I bought Release it! some time ago, and it was a really good book. Now Pragmatic Programmer released a new book in their ‘do it!’ series – Debug it!, so when I got a change to snap a copy, I did, and I’m here to let you know that it is a remarkable book.
First of all, I think the title might be a little misleading for some people. It is about debugging in a broader sense than most people define it. If for you debugging equates dealing with debugger, you won’t find much of that in this book. The book talks about debugging as in getting the bugs out of your software (and doing your best to make sure they won’t come back).
The book is divided into three parts:
The first part, which accounts for almost half of the book, talks in great detail about four stages of dealing with bugs in your code – reproduction, diagnostics, actual fix and reflecting over reasons why the bug was there in the first place. There is not much earth shattering here, and when reading this part you’ll (hopefully) think to yourself – “yeah, I knew this” and “sure, it makes perfect sense”. The fact that this all common sense, and rules of thumb are gathered in one place though, and backed up by concrete discussion and good anecdotes helps you organize your workflow when dealing with misbehaving code. The fact that what you felt under your skin is said out loud makes you stop and realize there’s deeper meaning to all this.
Second part is relatively small, but concentrates on very important topic – working with people. That includes both, working with QA department and users as well as working with bug tracking systems. It discusses what makes a good bug report, what it should contain, what it should not contain etc. This part was a revelation, and if I could I would make it mandatory to read for all my clients, and people submitting bugs to OSS projects I contribute to. Then it moves to pragmatic approach towards working with bugs (hey, it’s a Pragmatic Bookshelf book after all). It talks about perfectionist attitude of bug-free software, and working with software that is riddled with bugs, which was interesting to read in the context of Tim’s post.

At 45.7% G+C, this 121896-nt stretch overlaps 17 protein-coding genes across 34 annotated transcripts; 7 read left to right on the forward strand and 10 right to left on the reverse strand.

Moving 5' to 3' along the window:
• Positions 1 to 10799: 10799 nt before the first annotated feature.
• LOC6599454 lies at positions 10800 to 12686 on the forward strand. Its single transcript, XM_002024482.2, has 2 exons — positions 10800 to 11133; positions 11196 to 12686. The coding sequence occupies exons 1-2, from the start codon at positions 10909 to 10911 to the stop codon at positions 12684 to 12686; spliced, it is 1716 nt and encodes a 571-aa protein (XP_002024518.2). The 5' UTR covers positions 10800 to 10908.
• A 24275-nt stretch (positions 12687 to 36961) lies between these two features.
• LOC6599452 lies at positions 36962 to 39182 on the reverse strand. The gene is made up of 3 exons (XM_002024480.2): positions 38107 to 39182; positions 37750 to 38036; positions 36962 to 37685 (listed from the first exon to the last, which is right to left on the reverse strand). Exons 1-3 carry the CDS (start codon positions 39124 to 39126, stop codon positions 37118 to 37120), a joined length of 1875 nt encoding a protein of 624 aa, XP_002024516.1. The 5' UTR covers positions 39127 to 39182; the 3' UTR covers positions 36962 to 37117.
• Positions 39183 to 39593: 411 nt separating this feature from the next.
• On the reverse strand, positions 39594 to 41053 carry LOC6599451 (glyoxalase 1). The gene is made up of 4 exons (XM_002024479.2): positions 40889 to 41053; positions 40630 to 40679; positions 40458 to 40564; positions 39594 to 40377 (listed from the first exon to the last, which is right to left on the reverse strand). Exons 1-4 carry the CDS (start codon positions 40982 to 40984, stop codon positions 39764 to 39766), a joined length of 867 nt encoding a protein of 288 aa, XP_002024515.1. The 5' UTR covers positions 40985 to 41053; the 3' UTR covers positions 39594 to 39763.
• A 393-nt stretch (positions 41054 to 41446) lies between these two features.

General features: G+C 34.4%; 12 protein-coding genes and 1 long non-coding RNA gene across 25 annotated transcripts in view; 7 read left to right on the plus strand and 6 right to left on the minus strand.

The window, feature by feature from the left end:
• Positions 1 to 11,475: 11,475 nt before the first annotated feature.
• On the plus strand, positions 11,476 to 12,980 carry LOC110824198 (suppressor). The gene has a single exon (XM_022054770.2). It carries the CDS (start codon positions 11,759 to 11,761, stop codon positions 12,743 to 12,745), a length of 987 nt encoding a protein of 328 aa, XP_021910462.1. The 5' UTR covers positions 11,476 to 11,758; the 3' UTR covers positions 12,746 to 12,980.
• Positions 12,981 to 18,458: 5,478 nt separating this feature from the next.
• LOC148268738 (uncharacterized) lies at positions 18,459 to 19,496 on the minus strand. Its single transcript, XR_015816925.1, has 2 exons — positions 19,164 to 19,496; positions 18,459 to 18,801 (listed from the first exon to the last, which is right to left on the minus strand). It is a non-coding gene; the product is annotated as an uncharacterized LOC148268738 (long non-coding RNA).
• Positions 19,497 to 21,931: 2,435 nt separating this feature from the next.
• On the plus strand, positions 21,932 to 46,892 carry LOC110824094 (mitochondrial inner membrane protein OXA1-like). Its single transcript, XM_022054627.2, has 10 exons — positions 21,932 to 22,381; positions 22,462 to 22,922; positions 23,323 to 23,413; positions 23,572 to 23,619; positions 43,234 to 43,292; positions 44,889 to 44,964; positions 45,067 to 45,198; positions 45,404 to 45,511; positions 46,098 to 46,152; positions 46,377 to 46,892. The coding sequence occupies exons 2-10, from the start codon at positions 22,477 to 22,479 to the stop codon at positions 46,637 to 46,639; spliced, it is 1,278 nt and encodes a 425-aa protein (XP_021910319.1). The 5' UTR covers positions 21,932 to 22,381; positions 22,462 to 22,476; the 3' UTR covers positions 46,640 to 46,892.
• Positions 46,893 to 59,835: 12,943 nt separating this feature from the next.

The final part, is a loosely connected group of topics, though it is as valuable as the previous ones. It talks about special cases, like service releases, about building the ideal debugging environment, which I found particularly interesting as this is topic close to my heart, although I would disagree with the author, who discourages extensive use of branching is source control. We also get a chapter on how to make software easy to debug. The book ends with list of anti-patterns along with discussion about how to remedy them.
I know that this book influenced the way I work now, and there aren’t many books I could say something like this about. It discusses extremely important part of software engineer’s profession, and does it very well. If you call yourself a pragmatic programmer I think you should read this book.